|Institution:||University of Iceland|
|Keywords:||Enska; Borstal boy (ævisaga); Behan, Brendan, 1923-1963; Aðlaganir; Kvikmyndir; Írski lýðveldisherinn|
|Full text PDF:||http://hdl.handle.net/1946/20385|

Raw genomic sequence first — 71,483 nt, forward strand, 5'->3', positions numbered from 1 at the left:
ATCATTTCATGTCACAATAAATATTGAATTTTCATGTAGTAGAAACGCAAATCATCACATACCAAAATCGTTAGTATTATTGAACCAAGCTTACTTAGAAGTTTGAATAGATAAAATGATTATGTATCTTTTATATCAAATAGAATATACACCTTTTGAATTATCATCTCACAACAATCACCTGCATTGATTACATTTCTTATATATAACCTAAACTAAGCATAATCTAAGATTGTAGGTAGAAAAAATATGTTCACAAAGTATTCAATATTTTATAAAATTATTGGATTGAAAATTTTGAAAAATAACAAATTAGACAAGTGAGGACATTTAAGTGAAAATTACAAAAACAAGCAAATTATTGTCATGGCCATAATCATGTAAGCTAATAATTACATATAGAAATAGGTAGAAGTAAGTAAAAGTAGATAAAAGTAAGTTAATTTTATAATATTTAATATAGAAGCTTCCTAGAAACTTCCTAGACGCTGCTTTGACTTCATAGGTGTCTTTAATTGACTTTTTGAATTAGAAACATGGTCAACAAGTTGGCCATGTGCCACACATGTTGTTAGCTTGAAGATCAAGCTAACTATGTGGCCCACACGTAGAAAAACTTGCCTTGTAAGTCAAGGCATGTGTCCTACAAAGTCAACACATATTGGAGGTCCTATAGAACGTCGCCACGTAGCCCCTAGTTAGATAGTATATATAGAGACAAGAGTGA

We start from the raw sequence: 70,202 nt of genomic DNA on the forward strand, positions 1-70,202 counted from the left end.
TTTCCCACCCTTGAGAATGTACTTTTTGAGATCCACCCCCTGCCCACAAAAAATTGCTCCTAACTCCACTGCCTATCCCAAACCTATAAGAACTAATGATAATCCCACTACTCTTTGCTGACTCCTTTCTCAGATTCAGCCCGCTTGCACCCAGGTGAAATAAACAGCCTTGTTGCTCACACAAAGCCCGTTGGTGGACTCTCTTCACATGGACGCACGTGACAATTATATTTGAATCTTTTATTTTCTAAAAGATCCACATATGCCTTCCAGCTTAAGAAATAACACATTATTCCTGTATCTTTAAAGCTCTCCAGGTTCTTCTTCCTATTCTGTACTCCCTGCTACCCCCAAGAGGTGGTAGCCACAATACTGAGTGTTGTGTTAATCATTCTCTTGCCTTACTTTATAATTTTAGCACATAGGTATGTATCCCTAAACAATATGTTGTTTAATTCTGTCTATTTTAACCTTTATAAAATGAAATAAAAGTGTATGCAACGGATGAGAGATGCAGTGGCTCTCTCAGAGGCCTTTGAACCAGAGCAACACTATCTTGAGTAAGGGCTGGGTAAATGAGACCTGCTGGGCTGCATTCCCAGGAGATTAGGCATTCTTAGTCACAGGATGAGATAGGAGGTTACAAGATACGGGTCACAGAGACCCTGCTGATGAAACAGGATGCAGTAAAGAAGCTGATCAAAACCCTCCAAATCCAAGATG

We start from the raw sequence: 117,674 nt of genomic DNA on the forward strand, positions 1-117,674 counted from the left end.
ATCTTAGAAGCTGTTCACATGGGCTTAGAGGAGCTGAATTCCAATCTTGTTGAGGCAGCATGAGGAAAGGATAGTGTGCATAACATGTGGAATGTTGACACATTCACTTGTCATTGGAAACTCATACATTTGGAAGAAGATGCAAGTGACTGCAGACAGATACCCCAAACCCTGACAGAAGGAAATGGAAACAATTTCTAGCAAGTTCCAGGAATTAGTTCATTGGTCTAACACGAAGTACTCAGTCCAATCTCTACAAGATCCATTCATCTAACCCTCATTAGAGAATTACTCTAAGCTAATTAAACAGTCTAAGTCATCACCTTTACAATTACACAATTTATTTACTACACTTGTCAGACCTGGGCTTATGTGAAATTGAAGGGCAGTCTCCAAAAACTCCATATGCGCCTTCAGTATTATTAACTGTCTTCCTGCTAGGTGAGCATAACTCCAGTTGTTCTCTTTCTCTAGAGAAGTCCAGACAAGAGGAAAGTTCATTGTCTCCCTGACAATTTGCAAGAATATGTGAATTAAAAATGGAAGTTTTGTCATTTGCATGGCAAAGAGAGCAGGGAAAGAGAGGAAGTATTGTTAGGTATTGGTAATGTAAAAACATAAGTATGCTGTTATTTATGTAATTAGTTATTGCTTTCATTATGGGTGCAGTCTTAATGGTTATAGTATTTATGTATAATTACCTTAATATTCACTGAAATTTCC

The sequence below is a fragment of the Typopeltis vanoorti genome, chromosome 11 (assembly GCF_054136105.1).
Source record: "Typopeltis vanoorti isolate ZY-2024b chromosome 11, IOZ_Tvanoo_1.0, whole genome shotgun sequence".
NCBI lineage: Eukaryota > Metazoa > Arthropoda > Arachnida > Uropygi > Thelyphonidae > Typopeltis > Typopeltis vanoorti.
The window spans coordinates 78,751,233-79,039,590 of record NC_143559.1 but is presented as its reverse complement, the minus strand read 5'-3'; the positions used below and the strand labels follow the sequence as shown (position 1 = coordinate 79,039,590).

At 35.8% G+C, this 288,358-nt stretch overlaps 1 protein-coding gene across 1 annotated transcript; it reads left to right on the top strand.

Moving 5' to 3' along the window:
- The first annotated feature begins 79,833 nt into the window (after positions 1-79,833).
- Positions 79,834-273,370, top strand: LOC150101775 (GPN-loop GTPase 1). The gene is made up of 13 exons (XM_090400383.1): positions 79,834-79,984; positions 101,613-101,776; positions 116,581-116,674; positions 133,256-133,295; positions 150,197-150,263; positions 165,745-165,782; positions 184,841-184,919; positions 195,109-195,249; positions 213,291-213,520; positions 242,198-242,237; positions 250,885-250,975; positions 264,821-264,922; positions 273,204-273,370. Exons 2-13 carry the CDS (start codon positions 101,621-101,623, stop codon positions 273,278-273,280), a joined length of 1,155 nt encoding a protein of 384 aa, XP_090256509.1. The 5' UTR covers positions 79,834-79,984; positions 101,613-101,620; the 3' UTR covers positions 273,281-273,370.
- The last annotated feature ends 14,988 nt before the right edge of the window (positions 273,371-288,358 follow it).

Brendan Behan’s autobiographical novel, Borstal Boy, was published in 1958 and it inspired Peter Sheridan to make a film of the same name in 2000. Although they share the same title, the novel and the film adaptation differ in some fundamental ways. The novel is an Irish Republican Army themed story which focuses on Brendan’s experience as a teenager in three prisons and his interactions with other inmates and prison officials. The film tones down the IRA’s influence on the story and transitions the theme to a bisexual love triangle. The purpose of the essay is to investigate some of the differences between the novel and the film and to examine the reasons behind these changes, especially with regards to the theme shift from the main character’s nationalistic ideology in the novel to his sexual orientation in the movie. There are other shifts that occur as the story progresses, Brendan’s idealised view of the IRA and by extension his perception of all Englishmen as the enemy is gradually eroded as his friendship develops with other boys at Borstal. To support my thesis, I look at how the IRA is presented in both works and how it influences the story and I compare some facts about Behan with the works to try to explain where the bisexuality theme comes from. The result is that the IRA’s influence on the story is more significant in the novel than in the film, which instead foregrounds Brendan’s sexuality. In both works, Brendan’s naïve nationalism and the influence that the IRA has on his young impressionable character can be sympathised with despite his being cast as an atypical hero. Furthermore, the IRA and the English are not presented as either good or bad in the story, indeed the portrayal of each shifts as the narrative progresses. Finally, the bisexual aspect of the film is inspired by facts about Brendan Behan’s own sexuality which came to light after the novel was published. This essay attempts to examine the shifts in sympathy from an ideological coming of age story in the novel to a sexual awakening theme in the film, as well as addressing some of the shifts in Brendan’s character in both works.